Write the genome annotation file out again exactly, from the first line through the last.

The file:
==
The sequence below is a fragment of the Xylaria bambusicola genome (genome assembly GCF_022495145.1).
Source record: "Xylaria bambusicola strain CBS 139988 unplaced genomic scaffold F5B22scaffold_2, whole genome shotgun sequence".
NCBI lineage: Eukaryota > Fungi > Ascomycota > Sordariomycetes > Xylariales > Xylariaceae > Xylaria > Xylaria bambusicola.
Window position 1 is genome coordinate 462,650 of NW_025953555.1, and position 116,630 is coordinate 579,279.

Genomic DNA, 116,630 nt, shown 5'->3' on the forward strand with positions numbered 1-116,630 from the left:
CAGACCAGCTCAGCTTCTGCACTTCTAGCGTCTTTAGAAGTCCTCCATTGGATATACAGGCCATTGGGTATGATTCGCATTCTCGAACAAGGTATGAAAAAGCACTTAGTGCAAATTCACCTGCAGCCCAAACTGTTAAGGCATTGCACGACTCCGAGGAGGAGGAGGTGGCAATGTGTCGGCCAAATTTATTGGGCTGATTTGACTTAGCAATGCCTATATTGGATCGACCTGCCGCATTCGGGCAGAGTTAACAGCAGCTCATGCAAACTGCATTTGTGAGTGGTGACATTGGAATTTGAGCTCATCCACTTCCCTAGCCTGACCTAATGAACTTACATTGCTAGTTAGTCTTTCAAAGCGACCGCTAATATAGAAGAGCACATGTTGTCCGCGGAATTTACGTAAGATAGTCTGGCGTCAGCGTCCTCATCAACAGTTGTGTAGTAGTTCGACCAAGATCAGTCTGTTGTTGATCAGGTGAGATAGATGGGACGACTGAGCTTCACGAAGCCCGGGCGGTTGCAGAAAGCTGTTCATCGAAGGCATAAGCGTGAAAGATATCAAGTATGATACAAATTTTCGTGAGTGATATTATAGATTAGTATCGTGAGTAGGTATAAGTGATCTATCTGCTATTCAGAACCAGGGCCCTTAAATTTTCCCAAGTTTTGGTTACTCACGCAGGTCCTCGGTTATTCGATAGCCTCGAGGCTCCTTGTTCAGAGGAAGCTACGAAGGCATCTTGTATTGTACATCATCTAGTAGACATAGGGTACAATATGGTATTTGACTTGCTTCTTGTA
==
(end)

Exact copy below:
The sequence below is a fragment of the Xylaria bambusicola genome (genome assembly GCF_022495145.1).
Source record: "Xylaria bambusicola strain CBS 139988 unplaced genomic scaffold F5B22scaffold_2, whole genome shotgun sequence".
NCBI lineage: Eukaryota > Fungi > Ascomycota > Sordariomycetes > Xylariales > Xylariaceae > Xylaria > Xylaria bambusicola.
Window position 1 is genome coordinate 462,650 of NW_025953555.1, and position 116,630 is coordinate 579,279.

Genomic DNA, 116,630 nt, shown 5'->3' on the forward strand with positions numbered 1-116,630 from the left:
CAGACCAGCTCAGCTTCTGCACTTCTAGCGTCTTTAGAAGTCCTCCATTGGATATACAGGCCATTGGGTATGATTCGCATTCTCGAACAAGGTATGAAAAAGCACTTAGTGCAAATTCACCTGCAGCCCAAACTGTTAAGGCATTGCACGACTCCGAGGAGGAGGAGGTGGCAATGTGTCGGCCAAATTTATTGGGCTGATTTGACTTAGCAATGCCTATATTGGATCGACCTGCCGCATTCGGGCAGAGTTAACAGCAGCTCATGCAAACTGCATTTGTGAGTGGTGACATTGGAATTTGAGCTCATCCACTTCCCTAGCCTGACCTAATGAACTTACATTGCTAGTTAGTCTTTCAAAGCGACCGCTAATATAGAAGAGCACATGTTGTCCGCGGAATTTACGTAAGATAGTCTGGCGTCAGCGTCCTCATCAACAGTTGTGTAGTAGTTCGACCAAGATCAGTCTGTTGTTGATCAGGTGAGATAGATGGGACGACTGAGCTTCACGAAGCCCGGGCGGTTGCAGAAAGCTGTTCATCGAAGGCATAAGCGTGAAAGATATCAAGTATGATACAAATTTTCGTGAGTGATATTATAGATTAGTATCGTGAGTAGGTATAAGTGATCTATCTGCTATTCAGAACCAGGGCCCTTAAATTTTCCCAAGTTTTGGTTACTCACGCAGGTCCTCGGTTATTCGATAGCCTCGAGGCTCCTTGTTCAGAGGAAGCTACGAAGGCATCTTGTATTGTACATCATCTAGTAGACATAGGGTACAATATGGTATTTGACTTGCTTCTTGTA